Growing up, I watched a lot of Mister Rogers.

I never knew much about the show or the man behind it. But I do remember thinking, even at a young age, there was something very special about him. The way he always looked directly at me through the camera. The way that he deliberately changed from his outside jacket to his inside cardigan and always took the time to sit and take off his shoes. The way he patiently communicated with all the people in his neighborhood. He seemed to give infinite time and space to everything he did.

I recently watched the documentary Won't You Be My Neighbor? and learned that this level of intention wasn't just an act he put on for the show — it was how Fred Rogers carried himself in life. Through his intention in every task and his presence in each moment, Rogers had the ability to connect in an incredibly meaningful way with the people around him.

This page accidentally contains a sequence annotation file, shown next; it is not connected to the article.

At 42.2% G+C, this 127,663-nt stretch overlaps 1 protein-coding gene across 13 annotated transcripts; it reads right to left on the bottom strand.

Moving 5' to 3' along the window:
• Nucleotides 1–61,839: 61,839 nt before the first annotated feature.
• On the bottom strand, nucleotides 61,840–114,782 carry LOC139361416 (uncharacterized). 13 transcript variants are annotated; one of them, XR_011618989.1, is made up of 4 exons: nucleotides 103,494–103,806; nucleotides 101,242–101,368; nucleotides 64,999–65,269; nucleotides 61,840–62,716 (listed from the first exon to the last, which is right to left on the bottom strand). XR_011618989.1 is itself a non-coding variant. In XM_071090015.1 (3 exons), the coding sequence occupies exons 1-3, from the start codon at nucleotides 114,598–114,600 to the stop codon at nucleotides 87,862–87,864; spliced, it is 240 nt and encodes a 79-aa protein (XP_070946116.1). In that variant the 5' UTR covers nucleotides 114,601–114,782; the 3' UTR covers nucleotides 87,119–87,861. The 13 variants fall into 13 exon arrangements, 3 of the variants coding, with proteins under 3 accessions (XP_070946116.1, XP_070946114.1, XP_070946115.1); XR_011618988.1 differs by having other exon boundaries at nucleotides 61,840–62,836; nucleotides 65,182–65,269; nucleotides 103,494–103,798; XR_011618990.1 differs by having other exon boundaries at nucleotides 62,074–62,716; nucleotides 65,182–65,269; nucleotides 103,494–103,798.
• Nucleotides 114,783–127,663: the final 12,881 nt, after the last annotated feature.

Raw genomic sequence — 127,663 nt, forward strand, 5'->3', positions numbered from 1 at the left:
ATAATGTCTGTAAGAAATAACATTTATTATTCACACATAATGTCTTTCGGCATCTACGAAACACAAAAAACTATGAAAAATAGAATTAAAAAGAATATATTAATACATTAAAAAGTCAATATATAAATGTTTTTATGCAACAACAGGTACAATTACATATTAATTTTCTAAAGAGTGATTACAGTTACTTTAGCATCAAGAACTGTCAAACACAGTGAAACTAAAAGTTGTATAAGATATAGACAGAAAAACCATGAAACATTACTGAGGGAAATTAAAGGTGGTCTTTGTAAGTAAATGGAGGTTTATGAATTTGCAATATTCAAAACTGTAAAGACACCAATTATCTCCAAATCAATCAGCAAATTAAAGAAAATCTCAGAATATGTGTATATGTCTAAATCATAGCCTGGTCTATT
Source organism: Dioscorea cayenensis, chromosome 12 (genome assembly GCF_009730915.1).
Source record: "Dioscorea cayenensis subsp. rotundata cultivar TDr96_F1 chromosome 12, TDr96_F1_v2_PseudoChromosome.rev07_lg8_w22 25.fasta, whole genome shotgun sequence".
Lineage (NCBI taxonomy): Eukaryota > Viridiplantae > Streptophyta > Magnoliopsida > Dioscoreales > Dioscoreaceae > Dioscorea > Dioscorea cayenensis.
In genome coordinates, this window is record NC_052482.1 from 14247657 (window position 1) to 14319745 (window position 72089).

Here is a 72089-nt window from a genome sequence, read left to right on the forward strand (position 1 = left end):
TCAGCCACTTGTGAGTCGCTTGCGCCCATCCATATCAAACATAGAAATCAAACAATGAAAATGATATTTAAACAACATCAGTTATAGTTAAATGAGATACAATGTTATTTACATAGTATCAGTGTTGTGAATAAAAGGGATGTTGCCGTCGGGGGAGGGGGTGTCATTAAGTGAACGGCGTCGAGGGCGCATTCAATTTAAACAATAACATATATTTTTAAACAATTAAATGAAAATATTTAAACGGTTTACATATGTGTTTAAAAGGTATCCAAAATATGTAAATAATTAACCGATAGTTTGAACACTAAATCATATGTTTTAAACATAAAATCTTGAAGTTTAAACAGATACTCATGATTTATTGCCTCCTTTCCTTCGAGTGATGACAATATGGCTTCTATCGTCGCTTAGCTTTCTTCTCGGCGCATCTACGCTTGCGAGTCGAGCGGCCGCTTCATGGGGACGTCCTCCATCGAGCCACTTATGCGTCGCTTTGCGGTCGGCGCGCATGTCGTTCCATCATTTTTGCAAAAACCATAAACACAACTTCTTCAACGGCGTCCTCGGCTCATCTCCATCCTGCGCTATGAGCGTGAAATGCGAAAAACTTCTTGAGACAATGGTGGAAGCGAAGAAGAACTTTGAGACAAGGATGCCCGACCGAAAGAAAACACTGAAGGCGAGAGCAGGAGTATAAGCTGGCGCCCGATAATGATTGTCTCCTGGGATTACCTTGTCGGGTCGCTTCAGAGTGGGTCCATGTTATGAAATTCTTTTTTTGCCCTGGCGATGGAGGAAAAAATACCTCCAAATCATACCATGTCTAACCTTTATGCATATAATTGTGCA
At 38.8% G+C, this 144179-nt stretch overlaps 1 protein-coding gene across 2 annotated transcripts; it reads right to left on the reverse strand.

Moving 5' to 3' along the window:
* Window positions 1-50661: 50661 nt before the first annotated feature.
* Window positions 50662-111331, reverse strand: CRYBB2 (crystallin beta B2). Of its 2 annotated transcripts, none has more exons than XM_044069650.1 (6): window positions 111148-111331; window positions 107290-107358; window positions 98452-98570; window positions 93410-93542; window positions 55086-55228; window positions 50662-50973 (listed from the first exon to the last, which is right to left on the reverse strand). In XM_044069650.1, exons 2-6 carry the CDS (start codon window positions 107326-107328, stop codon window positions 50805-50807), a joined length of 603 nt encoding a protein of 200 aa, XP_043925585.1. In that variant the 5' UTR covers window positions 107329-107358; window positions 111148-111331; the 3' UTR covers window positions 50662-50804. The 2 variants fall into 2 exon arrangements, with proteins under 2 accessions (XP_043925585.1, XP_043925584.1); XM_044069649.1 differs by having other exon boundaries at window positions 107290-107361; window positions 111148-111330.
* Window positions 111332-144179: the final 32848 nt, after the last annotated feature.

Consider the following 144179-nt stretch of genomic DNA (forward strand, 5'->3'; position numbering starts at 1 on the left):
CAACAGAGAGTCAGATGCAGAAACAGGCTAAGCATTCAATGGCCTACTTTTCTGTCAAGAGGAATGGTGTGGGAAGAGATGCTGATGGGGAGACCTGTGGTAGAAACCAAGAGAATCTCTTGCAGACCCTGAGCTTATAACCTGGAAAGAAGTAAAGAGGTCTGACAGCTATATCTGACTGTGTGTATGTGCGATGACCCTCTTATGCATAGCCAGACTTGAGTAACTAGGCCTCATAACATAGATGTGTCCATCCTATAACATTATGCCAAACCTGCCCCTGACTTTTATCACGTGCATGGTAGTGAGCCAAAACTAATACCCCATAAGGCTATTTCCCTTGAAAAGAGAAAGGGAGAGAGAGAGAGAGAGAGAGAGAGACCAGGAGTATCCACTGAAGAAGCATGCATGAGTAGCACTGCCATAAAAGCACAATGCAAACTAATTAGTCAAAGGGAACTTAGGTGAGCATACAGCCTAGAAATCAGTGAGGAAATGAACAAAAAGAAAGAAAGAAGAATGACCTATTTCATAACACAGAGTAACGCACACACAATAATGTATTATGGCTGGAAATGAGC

Rogers’ 1969 testimony to the U.S. Senate in support of public television funding is a touching example of this.

(Watch the video or read the transcript.)

You can feel the weight and emotion in every word. Rogers brings a sense of vulnerability and power to the moment that you are able to feel deep in your heart.

I've watched the clip a dozen times and I still get goosebumps. It is as if you can see the Senate’s tough exterior slowly melt away as Rogers shares his deep concerns for children and his desire to help them.

It’s incredible the impact we can have when we communicate, act, and embrace each other with intention.

 
Dave Radparvar
Co-Founder, Holstee

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